Why does HP use its own custom CPU? One of the most important reasons is ACCURACY.
Where other computers do binary arithmetic, the HP-85 does its arithmetic in BCD (binary coded decimal).
Our calculators do BCD arithmetic, and we've spent years testing and perfecting those algorithms, so we KNOW
that the answers returned by the HP-85 are accurate to 12 digits. Real number calculations in the hp-85 are performed
internally to 15 significant decimal digits and rounded to 12 digits for presentation.
There are a couple of ways to build a CPU - make it simple and run it fast, or make it complex and run it slow.
Most manufacturers try to drive their CPU's as fast as possible. Four megahertz is typical - the speed is limited by the
physical characteristics of the device, like capacitance. We have followed the second strategy, performing many operations
during each clock cycle. The clock speed is 613 kilohertz!
But, execution speed is more than just a function of hardware design, and the HP-85 executes programs on the same order
of time or faster than other personal computers on the market. In concert with the design of the hardware, the firmware
design equally effects the speed of the system.
But all of this is another story. The point is that the HP-85 is a machine that is inherently accurate, fast, and affordable.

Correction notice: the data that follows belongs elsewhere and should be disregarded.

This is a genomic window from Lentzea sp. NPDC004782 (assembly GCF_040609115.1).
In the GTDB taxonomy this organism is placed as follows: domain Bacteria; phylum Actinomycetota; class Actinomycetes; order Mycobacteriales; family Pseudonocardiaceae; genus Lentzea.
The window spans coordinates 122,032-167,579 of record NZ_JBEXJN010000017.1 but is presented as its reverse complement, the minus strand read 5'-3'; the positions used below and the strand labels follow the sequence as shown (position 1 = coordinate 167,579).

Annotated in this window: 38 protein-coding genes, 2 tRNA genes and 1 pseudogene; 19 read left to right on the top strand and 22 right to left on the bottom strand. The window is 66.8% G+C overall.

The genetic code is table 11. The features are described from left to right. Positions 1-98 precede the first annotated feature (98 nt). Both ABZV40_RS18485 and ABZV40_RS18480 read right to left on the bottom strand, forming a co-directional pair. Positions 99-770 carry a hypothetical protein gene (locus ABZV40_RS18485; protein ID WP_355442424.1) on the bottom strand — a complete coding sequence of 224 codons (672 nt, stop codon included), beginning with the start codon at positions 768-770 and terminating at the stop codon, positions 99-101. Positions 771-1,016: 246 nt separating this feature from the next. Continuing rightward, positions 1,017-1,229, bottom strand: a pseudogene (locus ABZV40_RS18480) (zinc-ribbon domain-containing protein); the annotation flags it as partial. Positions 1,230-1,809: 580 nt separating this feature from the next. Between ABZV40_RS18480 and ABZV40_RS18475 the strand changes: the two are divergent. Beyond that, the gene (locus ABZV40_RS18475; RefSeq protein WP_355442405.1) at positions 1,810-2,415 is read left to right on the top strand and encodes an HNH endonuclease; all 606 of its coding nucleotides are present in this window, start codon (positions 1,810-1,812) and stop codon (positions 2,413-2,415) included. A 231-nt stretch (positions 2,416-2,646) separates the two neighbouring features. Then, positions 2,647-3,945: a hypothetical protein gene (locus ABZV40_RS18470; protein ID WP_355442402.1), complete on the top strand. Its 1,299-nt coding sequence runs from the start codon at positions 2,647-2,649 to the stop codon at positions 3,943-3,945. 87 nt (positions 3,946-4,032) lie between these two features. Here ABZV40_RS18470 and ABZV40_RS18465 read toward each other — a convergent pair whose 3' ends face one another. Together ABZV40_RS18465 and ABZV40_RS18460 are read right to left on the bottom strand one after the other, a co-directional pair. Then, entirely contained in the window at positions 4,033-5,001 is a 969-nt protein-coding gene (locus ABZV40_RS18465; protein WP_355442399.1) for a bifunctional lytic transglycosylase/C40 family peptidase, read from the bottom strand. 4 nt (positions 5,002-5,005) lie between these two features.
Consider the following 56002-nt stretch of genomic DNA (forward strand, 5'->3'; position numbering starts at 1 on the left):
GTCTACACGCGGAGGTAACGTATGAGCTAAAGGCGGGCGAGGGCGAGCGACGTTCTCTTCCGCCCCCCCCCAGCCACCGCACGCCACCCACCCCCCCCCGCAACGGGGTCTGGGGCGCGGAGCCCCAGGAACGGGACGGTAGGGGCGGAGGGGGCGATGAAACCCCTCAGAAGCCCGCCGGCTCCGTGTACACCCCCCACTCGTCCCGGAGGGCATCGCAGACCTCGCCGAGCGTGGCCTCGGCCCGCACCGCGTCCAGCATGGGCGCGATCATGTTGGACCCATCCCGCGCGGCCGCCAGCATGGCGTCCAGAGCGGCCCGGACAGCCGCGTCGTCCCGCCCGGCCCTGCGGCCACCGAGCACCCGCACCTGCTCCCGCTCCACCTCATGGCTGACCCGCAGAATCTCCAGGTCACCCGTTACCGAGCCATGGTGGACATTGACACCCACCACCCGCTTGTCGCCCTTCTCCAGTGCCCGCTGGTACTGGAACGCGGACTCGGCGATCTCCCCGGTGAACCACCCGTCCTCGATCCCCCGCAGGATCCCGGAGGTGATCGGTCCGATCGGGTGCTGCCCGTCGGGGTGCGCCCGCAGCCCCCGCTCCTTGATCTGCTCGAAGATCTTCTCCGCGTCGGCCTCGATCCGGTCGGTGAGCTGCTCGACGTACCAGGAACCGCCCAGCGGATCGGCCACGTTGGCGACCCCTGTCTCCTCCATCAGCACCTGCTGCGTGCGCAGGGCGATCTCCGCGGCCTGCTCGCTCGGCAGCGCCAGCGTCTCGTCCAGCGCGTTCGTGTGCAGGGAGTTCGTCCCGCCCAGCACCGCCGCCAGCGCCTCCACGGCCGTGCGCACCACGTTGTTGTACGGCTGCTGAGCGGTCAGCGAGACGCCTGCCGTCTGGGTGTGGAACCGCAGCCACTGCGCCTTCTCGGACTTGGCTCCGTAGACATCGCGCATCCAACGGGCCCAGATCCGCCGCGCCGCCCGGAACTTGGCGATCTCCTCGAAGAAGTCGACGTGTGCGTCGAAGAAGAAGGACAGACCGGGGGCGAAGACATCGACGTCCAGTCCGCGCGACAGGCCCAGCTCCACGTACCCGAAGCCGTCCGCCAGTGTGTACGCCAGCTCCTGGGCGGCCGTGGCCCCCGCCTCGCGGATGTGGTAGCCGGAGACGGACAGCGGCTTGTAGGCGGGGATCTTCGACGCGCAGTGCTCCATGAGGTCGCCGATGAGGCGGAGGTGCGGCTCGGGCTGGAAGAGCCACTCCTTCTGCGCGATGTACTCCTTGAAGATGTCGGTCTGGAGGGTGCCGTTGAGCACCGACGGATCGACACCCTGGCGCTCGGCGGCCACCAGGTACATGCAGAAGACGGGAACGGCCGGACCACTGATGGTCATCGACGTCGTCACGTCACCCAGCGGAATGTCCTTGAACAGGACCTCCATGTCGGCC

You might argue, though, that there is a penalty for using our own custom CPU, that software written in machine language
for the more common varieties of CPU's must be rewritten to run on the HP-85. And the task of translating these assembly
level programs is not straightforward; the HP-85 relies on its unique architecture for its speed. Anything written for a Z-80,
for example, translated straight across, would utilize only a small fraction of the CPU's power.
But really, incompatible software is a short-term problem. Most forthcoming software will necessarily have to written in
high-level language, making it independent of the actual processor used. The reason is due to increasing software costs and
the desire to implement more complex programs. No one will be able to afford to develop important new applications in
machine language, especially since it will be unnecessary. Because of the increased capabilities of future-generation
microprocessors, coding efficiency won't really matter. Stretch it to the limit and you'll see what I mean - perhaps by the
year 1999 all the software ever written will run in less than a minute. But you don't have to wait until then; forward thinking
software houses have already shifted gears.